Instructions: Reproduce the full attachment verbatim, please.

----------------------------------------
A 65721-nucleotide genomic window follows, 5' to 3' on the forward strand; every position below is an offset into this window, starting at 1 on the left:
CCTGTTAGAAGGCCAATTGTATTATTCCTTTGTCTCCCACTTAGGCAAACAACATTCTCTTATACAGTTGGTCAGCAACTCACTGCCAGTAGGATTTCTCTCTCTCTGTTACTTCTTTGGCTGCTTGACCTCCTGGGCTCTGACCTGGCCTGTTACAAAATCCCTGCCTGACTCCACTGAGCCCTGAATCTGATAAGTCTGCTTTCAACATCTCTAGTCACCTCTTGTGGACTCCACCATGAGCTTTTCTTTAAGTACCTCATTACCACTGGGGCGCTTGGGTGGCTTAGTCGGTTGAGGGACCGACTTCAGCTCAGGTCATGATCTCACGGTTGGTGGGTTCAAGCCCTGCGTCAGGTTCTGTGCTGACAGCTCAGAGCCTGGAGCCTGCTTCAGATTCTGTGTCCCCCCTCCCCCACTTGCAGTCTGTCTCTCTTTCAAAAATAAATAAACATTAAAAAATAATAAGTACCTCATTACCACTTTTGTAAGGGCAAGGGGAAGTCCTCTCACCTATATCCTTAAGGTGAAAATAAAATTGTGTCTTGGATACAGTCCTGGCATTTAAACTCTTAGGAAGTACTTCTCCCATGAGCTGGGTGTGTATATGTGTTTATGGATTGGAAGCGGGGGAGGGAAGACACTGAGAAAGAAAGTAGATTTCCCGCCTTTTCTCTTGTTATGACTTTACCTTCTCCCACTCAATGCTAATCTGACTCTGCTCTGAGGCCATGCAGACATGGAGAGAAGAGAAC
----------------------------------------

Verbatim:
A 65721-nucleotide genomic window follows, 5' to 3' on the forward strand; every position below is an offset into this window, starting at 1 on the left:
CCTGTTAGAAGGCCAATTGTATTATTCCTTTGTCTCCCACTTAGGCAAACAACATTCTCTTATACAGTTGGTCAGCAACTCACTGCCAGTAGGATTTCTCTCTCTCTGTTACTTCTTTGGCTGCTTGACCTCCTGGGCTCTGACCTGGCCTGTTACAAAATCCCTGCCTGACTCCACTGAGCCCTGAATCTGATAAGTCTGCTTTCAACATCTCTAGTCACCTCTTGTGGACTCCACCATGAGCTTTTCTTTAAGTACCTCATTACCACTGGGGCGCTTGGGTGGCTTAGTCGGTTGAGGGACCGACTTCAGCTCAGGTCATGATCTCACGGTTGGTGGGTTCAAGCCCTGCGTCAGGTTCTGTGCTGACAGCTCAGAGCCTGGAGCCTGCTTCAGATTCTGTGTCCCCCCTCCCCCACTTGCAGTCTGTCTCTCTTTCAAAAATAAATAAACATTAAAAAATAATAAGTACCTCATTACCACTTTTGTAAGGGCAAGGGGAAGTCCTCTCACCTATATCCTTAAGGTGAAAATAAAATTGTGTCTTGGATACAGTCCTGGCATTTAAACTCTTAGGAAGTACTTCTCCCATGAGCTGGGTGTGTATATGTGTTTATGGATTGGAAGCGGGGGAGGGAAGACACTGAGAAAGAAAGTAGATTTCCCGCCTTTTCTCTTGTTATGACTTTACCTTCTCCCACTCAATGCTAATCTGACTCTGCTCTGAGGCCATGCAGACATGGAGAGAAGAGAAC